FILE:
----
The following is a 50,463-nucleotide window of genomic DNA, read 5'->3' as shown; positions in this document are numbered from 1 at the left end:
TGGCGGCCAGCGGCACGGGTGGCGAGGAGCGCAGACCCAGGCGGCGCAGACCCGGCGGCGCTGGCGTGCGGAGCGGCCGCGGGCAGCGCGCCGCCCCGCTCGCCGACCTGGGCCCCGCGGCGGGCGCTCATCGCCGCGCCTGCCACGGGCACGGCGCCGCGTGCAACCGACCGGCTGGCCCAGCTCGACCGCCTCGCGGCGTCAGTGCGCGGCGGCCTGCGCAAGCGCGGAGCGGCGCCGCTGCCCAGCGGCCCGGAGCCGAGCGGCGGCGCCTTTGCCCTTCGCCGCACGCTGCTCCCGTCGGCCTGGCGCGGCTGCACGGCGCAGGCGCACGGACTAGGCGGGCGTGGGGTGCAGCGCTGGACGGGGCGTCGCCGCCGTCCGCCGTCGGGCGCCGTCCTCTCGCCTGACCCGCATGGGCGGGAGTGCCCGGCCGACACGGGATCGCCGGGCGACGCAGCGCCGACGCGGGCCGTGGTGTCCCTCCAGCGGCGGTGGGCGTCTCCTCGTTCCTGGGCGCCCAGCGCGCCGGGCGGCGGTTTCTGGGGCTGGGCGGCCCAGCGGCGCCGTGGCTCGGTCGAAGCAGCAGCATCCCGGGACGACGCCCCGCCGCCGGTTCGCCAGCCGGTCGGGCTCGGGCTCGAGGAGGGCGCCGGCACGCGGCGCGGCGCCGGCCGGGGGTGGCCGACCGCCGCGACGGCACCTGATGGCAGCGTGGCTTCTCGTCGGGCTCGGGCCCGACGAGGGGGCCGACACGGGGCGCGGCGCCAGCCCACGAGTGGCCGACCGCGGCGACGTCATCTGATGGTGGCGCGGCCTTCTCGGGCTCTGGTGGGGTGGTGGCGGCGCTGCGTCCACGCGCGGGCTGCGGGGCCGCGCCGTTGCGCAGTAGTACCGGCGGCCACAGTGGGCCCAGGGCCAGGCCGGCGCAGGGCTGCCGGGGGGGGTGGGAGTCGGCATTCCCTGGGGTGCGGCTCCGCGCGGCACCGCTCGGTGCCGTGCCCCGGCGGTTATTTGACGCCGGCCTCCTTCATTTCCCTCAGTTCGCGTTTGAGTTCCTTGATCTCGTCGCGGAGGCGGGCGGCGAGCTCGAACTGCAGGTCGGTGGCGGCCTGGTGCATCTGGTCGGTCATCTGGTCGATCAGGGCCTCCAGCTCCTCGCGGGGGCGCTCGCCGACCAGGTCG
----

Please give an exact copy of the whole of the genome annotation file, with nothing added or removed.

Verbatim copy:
The following is a 50,463-nucleotide window of genomic DNA, read 5'->3' as shown; positions in this document are numbered from 1 at the left end:
TGGCGGCCAGCGGCACGGGTGGCGAGGAGCGCAGACCCAGGCGGCGCAGACCCGGCGGCGCTGGCGTGCGGAGCGGCCGCGGGCAGCGCGCCGCCCCGCTCGCCGACCTGGGCCCCGCGGCGGGCGCTCATCGCCGCGCCTGCCACGGGCACGGCGCCGCGTGCAACCGACCGGCTGGCCCAGCTCGACCGCCTCGCGGCGTCAGTGCGCGGCGGCCTGCGCAAGCGCGGAGCGGCGCCGCTGCCCAGCGGCCCGGAGCCGAGCGGCGGCGCCTTTGCCCTTCGCCGCACGCTGCTCCCGTCGGCCTGGCGCGGCTGCACGGCGCAGGCGCACGGACTAGGCGGGCGTGGGGTGCAGCGCTGGACGGGGCGTCGCCGCCGTCCGCCGTCGGGCGCCGTCCTCTCGCCTGACCCGCATGGGCGGGAGTGCCCGGCCGACACGGGATCGCCGGGCGACGCAGCGCCGACGCGGGCCGTGGTGTCCCTCCAGCGGCGGTGGGCGTCTCCTCGTTCCTGGGCGCCCAGCGCGCCGGGCGGCGGTTTCTGGGGCTGGGCGGCCCAGCGGCGCCGTGGCTCGGTCGAAGCAGCAGCATCCCGGGACGACGCCCCGCCGCCGGTTCGCCAGCCGGTCGGGCTCGGGCTCGAGGAGGGCGCCGGCACGCGGCGCGGCGCCGGCCGGGGGTGGCCGACCGCCGCGACGGCACCTGATGGCAGCGTGGCTTCTCGTCGGGCTCGGGCCCGACGAGGGGGCCGACACGGGGCGCGGCGCCAGCCCACGAGTGGCCGACCGCGGCGACGTCATCTGATGGTGGCGCGGCCTTCTCGGGCTCTGGTGGGGTGGTGGCGGCGCTGCGTCCACGCGCGGGCTGCGGGGCCGCGCCGTTGCGCAGTAGTACCGGCGGCCACAGTGGGCCCAGGGCCAGGCCGGCGCAGGGCTGCCGGGGGGGGTGGGAGTCGGCATTCCCTGGGGTGCGGCTCCGCGCGGCACCGCTCGGTGCCGTGCCCCGGCGGTTATTTGACGCCGGCCTCCTTCATTTCCCTCAGTTCGCGTTTGAGTTCCTTGATCTCGTCGCGGAGGCGGGCGGCGAGCTCGAACTGCAGGTCGGTGGCGGCCTGGTGCATCTGGTCGGTCATCTGGTCGATCAGGGCCTCCAGCTCCTCGCGGGGGCGCTCGCCGACCAGGTCG